The local agricultural and County Extension cooperative offices each visited my farm, took a single soil sample and told me to tear out the overgrown pines, spray 2-4D or RoundUp® and chemical fertilizers, and then plant pasture with grass hay. When I relayed this to the older gentleman down the road who had a nice herd of meat goats, he said, “ Why, that’s the dumbest thing I ever heard. Why on earth do you want to kill all the weeds and take out the pines? That’s what the goats eat. Broad leaf plants and brambles are higher in protein than grass. Didn’t you tell them you had goats?” He went on to point out that the pines created a natural windbreak and shelter.

Additionally, some of the “locals” introduced me to the Pennsylvania Association for Sustainable Agriculture (www.pasafarming.org) and the Fulton Center for Sustainable Living at Wison College (www.wilson.edu), both of which have provided invaluable resources that have helped make a success of the farm’s turn around. Talking to other farmers successfully doing what I wanted to achieve proved the most valuable.

But I didn’t ignore the “experts” all together. After years of intensive Christmas tree farming and neglect, the pastures were woefully acidic and had few nutrients. For the past four years, I have spread lime, manure, compost and trace minerals. The soil is improving but has yet to reach “optimal” when tested.

Successful farms don’t happen overnight. I’m going into my sixth year on the farm with a great appreciation for multi-generation operations. Although many second- and third-generation farmers are fortunate enough to inherit their farms, it is feasible to start from scratch. Bear in mind that just as much off-farm work will be required at first in addition to the farm work.

My primary goal with all livestock has always been to break even the first year. For the goats, my first kid crop just covered their upkeep because I was only selling the male offspring. For the poultry, I included the initial stock’s cost and housing. The net profits for the first year were low, but continue to get better as the years go by.

We only complete projects that can be paid for in full to avoid carrying consumer debt, which requires a lot of patience, and capital expenditures for cleanup and renovation have been subsidized by my non-farming work.

That being said, we are hardcore recyclers. Shameless when it comes to dumpster diving for useful materials, we’ve salvaged thousands of dollars of lumber, roofing materials and fencing. All of the goat shelters have been built from completely recycled materials—garage doors, pallets, metal roofing scraps, wooden shipping crates and even silo chute covers. Actually, one of the unexpected benefits of our fixer-up farm turned out to be part of the junk pile—a 1949 Ford 8N tractor. I had budgeted money to purchase a tractor but Ralph was able to fix the old iron that had sat idle for many years.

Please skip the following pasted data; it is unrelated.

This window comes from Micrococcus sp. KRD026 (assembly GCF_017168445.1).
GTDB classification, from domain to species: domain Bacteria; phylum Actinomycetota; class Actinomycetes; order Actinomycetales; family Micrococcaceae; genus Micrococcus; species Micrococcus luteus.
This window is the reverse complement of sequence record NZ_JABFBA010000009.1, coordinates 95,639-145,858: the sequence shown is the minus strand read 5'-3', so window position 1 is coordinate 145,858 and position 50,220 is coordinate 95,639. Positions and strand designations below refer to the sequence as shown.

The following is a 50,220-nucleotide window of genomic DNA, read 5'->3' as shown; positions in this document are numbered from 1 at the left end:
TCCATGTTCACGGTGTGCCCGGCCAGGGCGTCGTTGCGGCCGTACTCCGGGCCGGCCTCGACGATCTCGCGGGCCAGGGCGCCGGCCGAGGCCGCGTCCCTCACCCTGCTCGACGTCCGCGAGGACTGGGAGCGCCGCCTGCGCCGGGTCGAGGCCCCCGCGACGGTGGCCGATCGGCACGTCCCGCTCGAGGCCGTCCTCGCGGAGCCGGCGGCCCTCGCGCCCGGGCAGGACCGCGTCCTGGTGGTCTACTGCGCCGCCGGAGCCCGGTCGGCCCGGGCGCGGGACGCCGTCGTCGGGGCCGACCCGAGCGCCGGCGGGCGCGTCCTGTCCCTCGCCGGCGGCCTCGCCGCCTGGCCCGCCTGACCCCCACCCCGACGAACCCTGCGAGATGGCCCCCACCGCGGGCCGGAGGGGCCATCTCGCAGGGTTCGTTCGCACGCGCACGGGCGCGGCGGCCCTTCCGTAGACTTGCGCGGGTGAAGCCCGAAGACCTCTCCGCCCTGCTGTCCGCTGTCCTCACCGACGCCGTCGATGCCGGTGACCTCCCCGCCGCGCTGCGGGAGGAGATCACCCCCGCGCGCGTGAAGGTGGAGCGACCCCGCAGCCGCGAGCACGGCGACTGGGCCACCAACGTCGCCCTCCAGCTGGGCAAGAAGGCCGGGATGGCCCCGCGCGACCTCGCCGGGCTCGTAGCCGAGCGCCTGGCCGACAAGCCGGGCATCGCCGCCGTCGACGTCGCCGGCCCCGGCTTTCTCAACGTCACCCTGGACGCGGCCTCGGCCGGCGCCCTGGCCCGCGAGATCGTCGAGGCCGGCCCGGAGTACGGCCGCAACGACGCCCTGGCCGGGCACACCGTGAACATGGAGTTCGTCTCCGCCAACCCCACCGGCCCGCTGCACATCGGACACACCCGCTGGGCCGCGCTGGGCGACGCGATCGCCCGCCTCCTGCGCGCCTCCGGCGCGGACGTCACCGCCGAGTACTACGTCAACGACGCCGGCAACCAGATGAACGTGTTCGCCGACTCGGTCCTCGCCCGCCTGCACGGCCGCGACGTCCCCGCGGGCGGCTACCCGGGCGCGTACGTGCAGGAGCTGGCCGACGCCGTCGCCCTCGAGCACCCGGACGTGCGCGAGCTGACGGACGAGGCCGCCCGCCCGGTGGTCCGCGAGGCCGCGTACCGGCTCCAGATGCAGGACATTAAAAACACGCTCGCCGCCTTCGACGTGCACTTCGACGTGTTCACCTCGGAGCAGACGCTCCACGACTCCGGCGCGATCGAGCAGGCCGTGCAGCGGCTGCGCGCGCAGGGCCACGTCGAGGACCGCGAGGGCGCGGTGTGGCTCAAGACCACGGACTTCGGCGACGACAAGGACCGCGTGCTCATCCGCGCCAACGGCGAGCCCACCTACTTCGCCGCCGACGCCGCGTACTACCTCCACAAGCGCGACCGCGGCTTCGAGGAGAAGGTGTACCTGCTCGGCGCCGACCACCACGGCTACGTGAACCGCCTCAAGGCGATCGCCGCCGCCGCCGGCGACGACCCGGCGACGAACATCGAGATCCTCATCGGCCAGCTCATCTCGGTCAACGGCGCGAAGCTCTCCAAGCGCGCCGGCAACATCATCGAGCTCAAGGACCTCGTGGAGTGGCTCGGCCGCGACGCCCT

Deep customer and farmer

The meat market has already netted a profit thanks to a waiting list of customers acquired by word-of-mouth. An added bonus I didn’t expect was the depth of gratitude from my customers. Many are immigrants from the far reaches of the globe. With food as the backbone of many cultural traditions, the availability of a quality meat goat, instead of a dairy goat cull, has provided many families with a taste of “home” for their holidays and special occasions. At my customers’ requests, I also allow on-farm halal and kosher slaughtering for a fee, further increasing my bottom line.

The goat herd is growing and, despite Ralph’s edict, I’ve added a few milking goats and, most recently, a pair of heifers—a Jersey and a Tibetan yak—with plans to start a micro-creamery for making artisan cheese and butter.

I’ve gauged the profitability of my farm by how many mortgage payments I am able to make from on-farm income. The trend has been increasing by one each year, meaning that in 2005 the farm made five mortgage payments. By adding value-added products such as cheese and butter along with cost-reducing projects like transitioning to renewable energy resources, I’m working toward increasing income while decreasing expenditures to meet all of my living expenses from on-farm income by the tenth year.

Being a good farmer means being flexible, having patience and learning to weigh risks when making business decisions. With these traits and the willingness to put your soul into the soil and your heart into the farm regardless how frustrating and disappointing times become, you can make old farms productive again—and successful.